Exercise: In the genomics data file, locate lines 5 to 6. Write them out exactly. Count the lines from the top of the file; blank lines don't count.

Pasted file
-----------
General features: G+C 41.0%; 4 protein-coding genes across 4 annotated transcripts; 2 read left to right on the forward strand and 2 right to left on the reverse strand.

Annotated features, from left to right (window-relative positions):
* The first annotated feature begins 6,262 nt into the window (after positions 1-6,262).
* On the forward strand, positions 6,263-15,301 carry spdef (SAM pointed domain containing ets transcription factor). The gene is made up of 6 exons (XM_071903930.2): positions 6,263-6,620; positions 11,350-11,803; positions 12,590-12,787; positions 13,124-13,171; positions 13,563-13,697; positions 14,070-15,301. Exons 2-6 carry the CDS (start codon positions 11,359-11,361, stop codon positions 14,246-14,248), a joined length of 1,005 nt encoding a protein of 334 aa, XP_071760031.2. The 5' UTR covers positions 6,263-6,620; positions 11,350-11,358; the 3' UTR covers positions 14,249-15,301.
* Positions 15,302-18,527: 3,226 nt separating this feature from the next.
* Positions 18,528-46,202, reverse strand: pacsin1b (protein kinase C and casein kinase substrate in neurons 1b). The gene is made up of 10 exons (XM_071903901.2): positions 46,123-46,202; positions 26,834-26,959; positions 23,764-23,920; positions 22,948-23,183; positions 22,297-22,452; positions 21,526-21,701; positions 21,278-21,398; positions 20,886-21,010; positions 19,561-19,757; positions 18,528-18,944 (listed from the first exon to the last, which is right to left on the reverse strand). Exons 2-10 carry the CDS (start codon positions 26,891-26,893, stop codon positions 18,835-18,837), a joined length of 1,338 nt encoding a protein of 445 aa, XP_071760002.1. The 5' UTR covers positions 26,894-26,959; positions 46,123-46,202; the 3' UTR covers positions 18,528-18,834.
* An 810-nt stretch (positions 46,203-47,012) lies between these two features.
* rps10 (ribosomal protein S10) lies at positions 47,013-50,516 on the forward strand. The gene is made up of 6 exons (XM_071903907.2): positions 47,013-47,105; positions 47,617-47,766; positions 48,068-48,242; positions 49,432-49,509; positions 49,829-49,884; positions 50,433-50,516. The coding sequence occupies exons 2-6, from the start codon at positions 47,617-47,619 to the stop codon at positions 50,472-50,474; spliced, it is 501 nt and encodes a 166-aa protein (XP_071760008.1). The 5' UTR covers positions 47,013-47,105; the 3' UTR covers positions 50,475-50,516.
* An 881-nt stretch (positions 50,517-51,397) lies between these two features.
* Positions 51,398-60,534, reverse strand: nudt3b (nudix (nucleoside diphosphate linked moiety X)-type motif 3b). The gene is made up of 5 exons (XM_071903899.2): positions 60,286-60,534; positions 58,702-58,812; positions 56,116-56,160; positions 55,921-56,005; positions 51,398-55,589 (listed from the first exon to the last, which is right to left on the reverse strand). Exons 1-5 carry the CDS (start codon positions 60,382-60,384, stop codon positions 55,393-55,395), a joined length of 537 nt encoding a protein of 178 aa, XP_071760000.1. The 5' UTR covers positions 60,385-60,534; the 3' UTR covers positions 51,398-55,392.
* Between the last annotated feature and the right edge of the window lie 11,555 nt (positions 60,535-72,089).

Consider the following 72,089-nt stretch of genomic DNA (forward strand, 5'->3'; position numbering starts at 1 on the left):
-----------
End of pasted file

* Positions 15,302-18,527: 3,226 nt separating this feature from the next.
* Positions 18,528-46,202, reverse strand: pacsin1b (protein kinase C and casein kinase substrate in neurons 1b). The gene is made up of 10 exons (XM_071903901.2): positions 46,123-46,202; positions 26,834-26,959; positions 23,764-23,920; positions 22,948-23,183; positions 22,297-22,452; positions 21,526-21,701; positions 21,278-21,398; positions 20,886-21,010; positions 19,561-19,757; positions 18,528-18,944 (listed from the first exon to the last, which is right to left on the reverse strand). Exons 2-10 carry the CDS (start codon positions 26,891-26,893, stop codon positions 18,835-18,837), a joined length of 1,338 nt encoding a protein of 445 aa, XP_071760002.1. The 5' UTR covers positions 26,894-26,959; positions 46,123-46,202; the 3' UTR covers positions 18,528-18,834.